As Clint Eastwood once put it, “a man’s gotta know his limitations.”

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11 hours ago, Philip said:

What would earl do?

I would call the 25-man together DFA guys, send down guys, call out guys, and reinforce To them that they suck, we know it,”...and you’re only here as long as you suck less than the next guy, and tonight you didn’t so you’re gone!”

That mighty help, but who are these "next guys?" Every team makes mental errors and misplays. The Orioles just seem to be making far more of them than is ordinary, and at crucial times, and they lack the talent to make up for them, especially defensive lapses late in games with their crappy relief pitchers.

I suppose part of that is due to inexperience and the lack of a veteran leader in the IF or in CF. Hardy seemed to talk to the other IFs a lot, and I assumed some of that was to go over what to do under various scenarios that might unfold on the next pitch. When I played baseball and later softball, without crowd noise and with much shorter distances between OFers, the adjoining OFer or cut-off man would scream at an OFer where to throw the ball. It's hard to imagine any of our current IFers or OFers doing that, and I'm not sure I'd want to take direction from Martin or Wilkerson or Villar.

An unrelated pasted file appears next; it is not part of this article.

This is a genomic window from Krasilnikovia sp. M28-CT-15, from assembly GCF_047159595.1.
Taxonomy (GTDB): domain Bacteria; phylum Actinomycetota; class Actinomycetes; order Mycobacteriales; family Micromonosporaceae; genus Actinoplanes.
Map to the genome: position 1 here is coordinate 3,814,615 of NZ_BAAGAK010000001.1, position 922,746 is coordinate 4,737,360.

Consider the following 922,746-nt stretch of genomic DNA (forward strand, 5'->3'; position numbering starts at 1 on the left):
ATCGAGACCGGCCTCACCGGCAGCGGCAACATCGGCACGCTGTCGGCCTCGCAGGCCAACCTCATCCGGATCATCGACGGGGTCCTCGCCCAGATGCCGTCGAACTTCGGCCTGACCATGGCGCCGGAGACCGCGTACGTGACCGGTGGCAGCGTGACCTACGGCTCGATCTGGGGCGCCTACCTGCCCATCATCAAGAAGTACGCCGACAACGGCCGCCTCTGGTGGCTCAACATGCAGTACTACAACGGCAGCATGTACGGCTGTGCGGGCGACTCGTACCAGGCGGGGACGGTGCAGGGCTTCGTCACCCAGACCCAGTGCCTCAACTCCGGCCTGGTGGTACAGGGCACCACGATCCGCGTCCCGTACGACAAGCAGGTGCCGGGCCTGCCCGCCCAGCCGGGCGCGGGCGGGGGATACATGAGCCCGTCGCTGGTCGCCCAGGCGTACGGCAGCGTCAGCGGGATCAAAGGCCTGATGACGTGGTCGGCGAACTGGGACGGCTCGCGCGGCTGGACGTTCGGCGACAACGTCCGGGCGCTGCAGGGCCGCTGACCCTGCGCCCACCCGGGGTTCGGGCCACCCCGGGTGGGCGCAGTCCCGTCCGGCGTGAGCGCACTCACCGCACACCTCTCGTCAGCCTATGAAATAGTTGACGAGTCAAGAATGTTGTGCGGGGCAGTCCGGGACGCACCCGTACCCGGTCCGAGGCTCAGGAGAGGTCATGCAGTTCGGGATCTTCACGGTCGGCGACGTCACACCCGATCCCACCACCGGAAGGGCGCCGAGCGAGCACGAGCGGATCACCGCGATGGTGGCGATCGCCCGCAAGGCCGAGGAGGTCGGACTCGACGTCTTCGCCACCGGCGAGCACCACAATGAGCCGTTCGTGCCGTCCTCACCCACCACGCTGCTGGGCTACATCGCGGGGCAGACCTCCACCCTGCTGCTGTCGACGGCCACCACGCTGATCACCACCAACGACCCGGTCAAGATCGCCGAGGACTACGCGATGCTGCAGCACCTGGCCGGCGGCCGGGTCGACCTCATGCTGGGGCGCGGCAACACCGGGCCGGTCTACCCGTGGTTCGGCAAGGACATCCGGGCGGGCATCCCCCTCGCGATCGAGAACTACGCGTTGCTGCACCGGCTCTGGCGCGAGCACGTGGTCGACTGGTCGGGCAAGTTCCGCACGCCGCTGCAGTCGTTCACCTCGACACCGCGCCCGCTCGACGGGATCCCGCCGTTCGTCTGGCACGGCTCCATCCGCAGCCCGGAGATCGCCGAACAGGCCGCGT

But doesn't some of the fault lie with the manager and coaches? They've had most of these guys since spring training, and if they can't figure out where to throw the ball, or can't hit a cutoff man (or won't try), or can't throw a ball within 25 or 30 feet of where it's supposed to go, that suggests to me that there's been insufficient instruction and coaching. The coaching staff may not be able to fix that by working with the players, but they sure as hell should be out there with them trying. If that's happening, I don't know about it, no matter what Mike Bordick says.

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47 minutes ago, Frobby said:

I think a lot of times guys “know what to do,” but in the heat of the moment just don’t do it.    For example, I can think of several times that Adam Jones made foolish throws to home plate when he had no realistic chance to get a runner, and allowed another runner to advance.     The managers and coaches can drill this stuff into the players all they want, but sometimes players just want to do more than they’re capable of.

I will say we’ve been blessed with some pretty smart and talented players before now.    Markakis virtually never missed a cutoff man or threw to the wrong base.   Hardy almost never made a mental mistake.  Manny and Schoop practically couldn’t overestimate their ability to nab a runner with a great throw; what would be stupid, ill-advised throws for other players were smart plays for them.